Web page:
A hundred years ago, working through the night was almost unheard of. ‘Lights out’ meant just that: a cessation of activity from evening until the following day. Today, descend into any city on an airplane late at night, and you’re greeted by a dazzling mosaic of lights. Several thousands of people are tending to patients at hospitals, manning the airport, running oil rigs off the coast, driving cabs and trucks, serving buyers at 24×7 stores, and providing support to overseas clients at BPO units. Shift work has become a part of our global lifestyle; a necessary byproduct of our always-on, always-connected world. However, that lifestyle often comes with increased risk of the loss of adequate, good-quality sleep.

A recent 18-nation survey by Fitbit found that Indians are among the world’s most sleep-deprived people. At an average of 7 hours, 1 minute of sleep per night, India was second only to Japan, and ranked behind 16 other nations including the US and the UK. (Significantly, India also happened to be the least-active country in that survey.)

But the problem of sleep deprivation is a global one. According to the 2019 Philips global sleep survey, adults get about 6.8 hours of sleep on average during the week, well below the generally-recommended eight hours. Of the 11,000-plus respondents, 44% said that their sleep has gotten worse  in the last 5 years, while only 26% said it had gotten better.

Link between sleep and health

There is something known as the circadian rhythm : a natural, internal process that governs our waking and sleep times over a 24-hour period. When that rhythm or internal clock is disrupted for any reason—a late-night football game, an all-nighter at the office, a party—your body will feels the stress later. If it happens for just a day or two, the effects may not be much. But consistent disruptions to the sleep cycle can have more serious consequences.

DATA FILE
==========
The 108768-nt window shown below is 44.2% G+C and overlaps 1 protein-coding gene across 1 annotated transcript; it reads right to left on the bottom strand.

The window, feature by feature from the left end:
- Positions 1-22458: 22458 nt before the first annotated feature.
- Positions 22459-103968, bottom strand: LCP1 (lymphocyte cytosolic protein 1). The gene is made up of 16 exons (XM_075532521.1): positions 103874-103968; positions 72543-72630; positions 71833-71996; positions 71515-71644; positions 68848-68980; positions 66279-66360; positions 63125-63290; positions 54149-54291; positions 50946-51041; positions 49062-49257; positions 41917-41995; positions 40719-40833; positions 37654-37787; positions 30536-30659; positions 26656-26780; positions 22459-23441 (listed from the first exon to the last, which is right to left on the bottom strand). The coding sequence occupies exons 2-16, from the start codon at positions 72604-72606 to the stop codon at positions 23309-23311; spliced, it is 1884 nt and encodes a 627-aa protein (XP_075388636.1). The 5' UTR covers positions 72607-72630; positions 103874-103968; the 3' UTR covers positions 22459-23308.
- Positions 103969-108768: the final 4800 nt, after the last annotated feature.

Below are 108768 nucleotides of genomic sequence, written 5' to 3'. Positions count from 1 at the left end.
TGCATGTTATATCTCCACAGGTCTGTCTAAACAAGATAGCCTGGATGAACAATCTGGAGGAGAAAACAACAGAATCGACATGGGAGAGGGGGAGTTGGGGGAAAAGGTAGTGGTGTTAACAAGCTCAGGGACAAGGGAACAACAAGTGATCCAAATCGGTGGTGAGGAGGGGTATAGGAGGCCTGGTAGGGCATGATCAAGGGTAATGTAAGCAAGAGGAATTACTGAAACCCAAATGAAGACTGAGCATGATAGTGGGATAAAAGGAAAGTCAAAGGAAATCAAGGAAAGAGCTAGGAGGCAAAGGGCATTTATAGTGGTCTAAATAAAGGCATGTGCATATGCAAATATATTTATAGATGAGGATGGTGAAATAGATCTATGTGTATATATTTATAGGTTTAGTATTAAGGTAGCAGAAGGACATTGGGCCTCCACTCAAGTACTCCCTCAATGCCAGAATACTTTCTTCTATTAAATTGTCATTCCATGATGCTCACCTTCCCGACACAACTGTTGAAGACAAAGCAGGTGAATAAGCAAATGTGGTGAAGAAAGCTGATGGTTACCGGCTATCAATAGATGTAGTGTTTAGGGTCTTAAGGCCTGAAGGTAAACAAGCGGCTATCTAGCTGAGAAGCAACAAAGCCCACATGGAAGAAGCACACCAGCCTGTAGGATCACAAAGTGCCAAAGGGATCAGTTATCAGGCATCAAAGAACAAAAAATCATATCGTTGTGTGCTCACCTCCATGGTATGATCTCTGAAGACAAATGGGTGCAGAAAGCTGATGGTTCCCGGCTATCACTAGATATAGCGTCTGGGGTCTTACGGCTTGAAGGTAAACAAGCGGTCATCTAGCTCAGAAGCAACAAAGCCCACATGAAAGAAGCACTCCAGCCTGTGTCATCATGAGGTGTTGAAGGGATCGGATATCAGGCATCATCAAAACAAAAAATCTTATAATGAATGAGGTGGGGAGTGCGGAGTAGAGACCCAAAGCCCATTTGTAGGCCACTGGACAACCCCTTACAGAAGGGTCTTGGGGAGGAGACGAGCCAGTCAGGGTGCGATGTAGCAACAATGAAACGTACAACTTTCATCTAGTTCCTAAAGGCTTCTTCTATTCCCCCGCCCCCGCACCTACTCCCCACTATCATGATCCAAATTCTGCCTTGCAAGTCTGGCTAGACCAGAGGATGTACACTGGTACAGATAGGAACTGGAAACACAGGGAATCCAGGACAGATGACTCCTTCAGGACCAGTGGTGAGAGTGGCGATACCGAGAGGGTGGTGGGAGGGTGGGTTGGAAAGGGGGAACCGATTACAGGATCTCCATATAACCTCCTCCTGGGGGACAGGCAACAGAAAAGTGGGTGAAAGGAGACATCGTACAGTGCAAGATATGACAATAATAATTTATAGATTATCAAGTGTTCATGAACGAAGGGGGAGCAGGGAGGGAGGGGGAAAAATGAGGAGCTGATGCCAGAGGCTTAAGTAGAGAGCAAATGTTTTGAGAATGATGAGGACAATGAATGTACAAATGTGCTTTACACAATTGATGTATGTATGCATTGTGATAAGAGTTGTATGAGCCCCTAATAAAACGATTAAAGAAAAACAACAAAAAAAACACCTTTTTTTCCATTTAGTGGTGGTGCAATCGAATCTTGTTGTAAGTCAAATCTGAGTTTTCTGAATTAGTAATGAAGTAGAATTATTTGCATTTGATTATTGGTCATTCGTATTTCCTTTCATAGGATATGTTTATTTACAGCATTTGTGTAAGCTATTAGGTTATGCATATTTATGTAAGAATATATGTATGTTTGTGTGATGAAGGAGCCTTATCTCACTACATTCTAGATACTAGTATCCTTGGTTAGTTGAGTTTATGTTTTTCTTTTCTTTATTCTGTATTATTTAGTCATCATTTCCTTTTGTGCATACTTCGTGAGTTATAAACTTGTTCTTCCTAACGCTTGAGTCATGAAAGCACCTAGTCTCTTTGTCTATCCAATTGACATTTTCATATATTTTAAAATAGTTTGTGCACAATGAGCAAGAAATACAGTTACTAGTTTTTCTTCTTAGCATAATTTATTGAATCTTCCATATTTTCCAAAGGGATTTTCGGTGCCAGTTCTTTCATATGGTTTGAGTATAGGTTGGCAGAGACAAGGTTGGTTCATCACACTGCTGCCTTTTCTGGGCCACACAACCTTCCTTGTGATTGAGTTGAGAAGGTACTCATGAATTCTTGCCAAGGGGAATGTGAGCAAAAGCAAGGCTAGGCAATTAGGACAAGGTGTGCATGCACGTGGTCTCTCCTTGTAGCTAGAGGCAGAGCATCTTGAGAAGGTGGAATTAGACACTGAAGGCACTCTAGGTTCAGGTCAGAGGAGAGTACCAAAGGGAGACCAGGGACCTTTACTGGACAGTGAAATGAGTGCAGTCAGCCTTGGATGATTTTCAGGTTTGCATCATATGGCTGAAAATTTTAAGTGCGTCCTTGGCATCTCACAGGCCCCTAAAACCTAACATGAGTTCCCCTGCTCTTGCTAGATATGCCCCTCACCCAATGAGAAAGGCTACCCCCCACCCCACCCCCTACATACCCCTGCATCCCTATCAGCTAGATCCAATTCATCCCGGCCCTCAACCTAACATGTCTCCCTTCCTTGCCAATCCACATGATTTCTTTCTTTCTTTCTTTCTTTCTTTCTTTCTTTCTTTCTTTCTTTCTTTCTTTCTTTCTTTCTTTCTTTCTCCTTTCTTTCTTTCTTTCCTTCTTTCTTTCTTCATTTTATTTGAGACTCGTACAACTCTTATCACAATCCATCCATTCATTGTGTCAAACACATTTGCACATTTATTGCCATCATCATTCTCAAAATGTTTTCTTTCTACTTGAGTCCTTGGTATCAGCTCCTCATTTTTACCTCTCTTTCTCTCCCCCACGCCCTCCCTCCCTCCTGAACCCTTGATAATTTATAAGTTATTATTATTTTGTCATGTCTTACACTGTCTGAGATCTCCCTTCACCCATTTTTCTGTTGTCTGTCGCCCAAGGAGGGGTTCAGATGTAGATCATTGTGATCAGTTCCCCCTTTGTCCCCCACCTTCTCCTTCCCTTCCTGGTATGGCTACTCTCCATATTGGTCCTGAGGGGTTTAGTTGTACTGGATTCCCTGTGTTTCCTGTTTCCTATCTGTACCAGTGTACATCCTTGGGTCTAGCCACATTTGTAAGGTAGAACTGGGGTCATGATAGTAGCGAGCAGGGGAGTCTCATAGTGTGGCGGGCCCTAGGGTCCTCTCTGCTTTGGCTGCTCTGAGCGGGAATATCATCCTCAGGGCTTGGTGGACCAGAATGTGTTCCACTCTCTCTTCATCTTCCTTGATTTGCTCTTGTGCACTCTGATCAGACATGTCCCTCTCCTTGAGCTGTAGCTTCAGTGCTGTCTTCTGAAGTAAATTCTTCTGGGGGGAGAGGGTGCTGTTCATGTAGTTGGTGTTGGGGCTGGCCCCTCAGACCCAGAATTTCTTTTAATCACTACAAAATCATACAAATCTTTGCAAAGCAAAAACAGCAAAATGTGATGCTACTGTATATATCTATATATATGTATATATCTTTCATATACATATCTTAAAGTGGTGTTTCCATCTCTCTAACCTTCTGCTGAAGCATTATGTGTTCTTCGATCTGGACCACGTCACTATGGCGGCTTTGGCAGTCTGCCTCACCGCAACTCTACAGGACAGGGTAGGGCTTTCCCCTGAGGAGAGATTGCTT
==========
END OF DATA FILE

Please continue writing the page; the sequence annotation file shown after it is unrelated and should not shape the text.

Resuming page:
Medical science and sleep experts link sleep deprivation to a long list of health risks, including:

  • (possible) higher cancer risk,
  • cardiovascular disease,
  • type 2 diabetes,
  • reduced immunity,
  • weaker metabolism,
  • mood changes,
  • memory problems,
  • insomnia,
  • sleepiness at work, and
  • fatigue.

When we sleep, our bodies utilise the time to repair cells, clear out junk memories, balance our blood pressure and sugar levels. Sleep also relaxes the mind, reducing chances of stress or irritability. “It is essential for physical, mental and emotional health,” says Dr Manvir Bhatia, a Delhi-based senior neurologist and sleep expert, adding, “Not sleeping enough throws the body off-balance, and increases risk of various ailments.”

And yet, as a globe we seem to be getting less of it. Dr Bhatia says that there is research to indicate that the world over, humans are losing 30 minutes-1 hour of sleep every 10 years. If true, it would underline why reclaiming sleep needs to be one of our foremost priorities.

Shift workers need to be extra careful

When it comes to shift workers, the chances of not getting adequate sleep are higher. Sleeping in the daytime can be more difficult, what with interruptions and chores, and there is a greater tendency to neglect the ‘sleep debt’ that piles up over time. Unhealthy coping strategies (to combat sleepiness, fatigue or work stress) and lack of support at home can also drive up the risk of sleep-related illness. 

Based on his experiencing treating shift workers with sleep-related problems, pulmonologist and somnologist Dr Himanshu Garg says there is a basic lack of understanding of ‘sleep hygiene’. “In most cases, people don’t bother to make up for the hours of sleep they lose due to their shifts. It is self-induced deprivation, rather than because of work,” he says.

Some examples of poor sleep management among shift workers are:

  1. consistently failing to make up for lost sleep hours,
  2. working double shifts or frequently changing shifts,
  3. eating junk or other unhealthy food,
  4. depending on alcohol or pills to sleep after one’s shift, and
  5. ignoring warning signs that something may be wrong with your health.

Here, experts emphasise that the effects of shift work vary from person to person. Women who work night shifts experience more health problems, says Dr Manvir Bhatia, who attributes it to greater household responsibilities and greater vulnerability to post-traumatic stress disorder (PTSD) among women. Studies have also linked shift work to increased cancer risk  in women. Men aged 50 years or older may also have higher tendency to develop health problems from shift work, Dr Garg says. 

However, sleep management is not just for a certain demographic category within shift workers; it is important for everyone, regardless of age, gender, health and background. But there’s good news: our bodies are wonderfully adaptable machines. If we manage the transition to shift timings responsibly, then the right physical and hormonal changes follow, and the body manages to adjust well to its new schedule over time.

Stay tuned for our next article, which will have a detailed list of dos and don’ts for ensuring that you transition to a shift job without sacrificing your sleep or putting yourself at the associated risks. 

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